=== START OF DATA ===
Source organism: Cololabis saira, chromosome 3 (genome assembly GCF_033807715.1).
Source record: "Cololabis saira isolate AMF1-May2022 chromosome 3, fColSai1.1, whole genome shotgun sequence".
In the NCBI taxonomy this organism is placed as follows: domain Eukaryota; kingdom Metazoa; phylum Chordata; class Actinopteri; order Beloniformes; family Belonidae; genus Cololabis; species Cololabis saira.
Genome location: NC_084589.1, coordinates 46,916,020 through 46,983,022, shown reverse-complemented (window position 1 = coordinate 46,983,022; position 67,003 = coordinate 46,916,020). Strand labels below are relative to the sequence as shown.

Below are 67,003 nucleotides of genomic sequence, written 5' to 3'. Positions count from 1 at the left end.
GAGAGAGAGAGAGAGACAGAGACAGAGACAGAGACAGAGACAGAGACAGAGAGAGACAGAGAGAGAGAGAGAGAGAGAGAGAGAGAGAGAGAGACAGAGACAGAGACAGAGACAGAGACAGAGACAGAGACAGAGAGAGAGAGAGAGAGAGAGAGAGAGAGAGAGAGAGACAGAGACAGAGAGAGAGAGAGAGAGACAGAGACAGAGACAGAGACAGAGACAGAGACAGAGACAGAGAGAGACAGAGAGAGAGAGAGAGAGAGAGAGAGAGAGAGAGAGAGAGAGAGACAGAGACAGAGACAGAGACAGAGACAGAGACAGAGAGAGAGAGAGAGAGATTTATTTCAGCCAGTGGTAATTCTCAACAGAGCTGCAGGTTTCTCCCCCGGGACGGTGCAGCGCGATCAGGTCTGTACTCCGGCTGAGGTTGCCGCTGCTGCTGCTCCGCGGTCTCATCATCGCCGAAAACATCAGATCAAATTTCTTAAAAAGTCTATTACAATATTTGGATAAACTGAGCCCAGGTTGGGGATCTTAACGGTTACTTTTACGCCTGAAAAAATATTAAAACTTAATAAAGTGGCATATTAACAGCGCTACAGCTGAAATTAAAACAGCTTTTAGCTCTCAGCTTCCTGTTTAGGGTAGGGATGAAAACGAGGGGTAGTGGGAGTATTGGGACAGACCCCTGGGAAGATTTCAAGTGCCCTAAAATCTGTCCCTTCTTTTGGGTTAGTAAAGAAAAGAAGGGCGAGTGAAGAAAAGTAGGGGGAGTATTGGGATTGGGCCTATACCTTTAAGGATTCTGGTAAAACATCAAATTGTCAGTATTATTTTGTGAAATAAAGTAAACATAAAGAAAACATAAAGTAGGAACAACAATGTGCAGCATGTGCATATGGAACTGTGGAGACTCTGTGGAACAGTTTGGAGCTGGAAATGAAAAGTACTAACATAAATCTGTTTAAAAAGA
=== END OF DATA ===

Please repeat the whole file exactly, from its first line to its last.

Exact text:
Source organism: Cololabis saira, chromosome 3 (genome assembly GCF_033807715.1).
Source record: "Cololabis saira isolate AMF1-May2022 chromosome 3, fColSai1.1, whole genome shotgun sequence".
In the NCBI taxonomy this organism is placed as follows: domain Eukaryota; kingdom Metazoa; phylum Chordata; class Actinopteri; order Beloniformes; family Belonidae; genus Cololabis; species Cololabis saira.
Genome location: NC_084589.1, coordinates 46,916,020 through 46,983,022, shown reverse-complemented (window position 1 = coordinate 46,983,022; position 67,003 = coordinate 46,916,020). Strand labels below are relative to the sequence as shown.

Below are 67,003 nucleotides of genomic sequence, written 5' to 3'. Positions count from 1 at the left end.
GAGAGAGAGAGAGAGACAGAGACAGAGACAGAGACAGAGACAGAGACAGAGAGAGACAGAGAGAGAGAGAGAGAGAGAGAGAGAGAGAGAGAGACAGAGACAGAGACAGAGACAGAGACAGAGACAGAGACAGAGAGAGAGAGAGAGAGAGAGAGAGAGAGAGAGAGAGACAGAGACAGAGAGAGAGAGAGAGAGACAGAGACAGAGACAGAGACAGAGACAGAGACAGAGACAGAGAGAGACAGAGAGAGAGAGAGAGAGAGAGAGAGAGAGAGAGAGAGAGAGAGACAGAGACAGAGACAGAGACAGAGACAGAGACAGAGAGAGAGAGAGAGAGATTTATTTCAGCCAGTGGTAATTCTCAACAGAGCTGCAGGTTTCTCCCCCGGGACGGTGCAGCGCGATCAGGTCTGTACTCCGGCTGAGGTTGCCGCTGCTGCTGCTCCGCGGTCTCATCATCGCCGAAAACATCAGATCAAATTTCTTAAAAAGTCTATTACAATATTTGGATAAACTGAGCCCAGGTTGGGGATCTTAACGGTTACTTTTACGCCTGAAAAAATATTAAAACTTAATAAAGTGGCATATTAACAGCGCTACAGCTGAAATTAAAACAGCTTTTAGCTCTCAGCTTCCTGTTTAGGGTAGGGATGAAAACGAGGGGTAGTGGGAGTATTGGGACAGACCCCTGGGAAGATTTCAAGTGCCCTAAAATCTGTCCCTTCTTTTGGGTTAGTAAAGAAAAGAAGGGCGAGTGAAGAAAAGTAGGGGGAGTATTGGGATTGGGCCTATACCTTTAAGGATTCTGGTAAAACATCAAATTGTCAGTATTATTTTGTGAAATAAAGTAAACATAAAGAAAACATAAAGTAGGAACAACAATGTGCAGCATGTGCATATGGAACTGTGGAGACTCTGTGGAACAGTTTGGAGCTGGAAATGAAAAGTACTAACATAAATCTGTTTAAAAAGA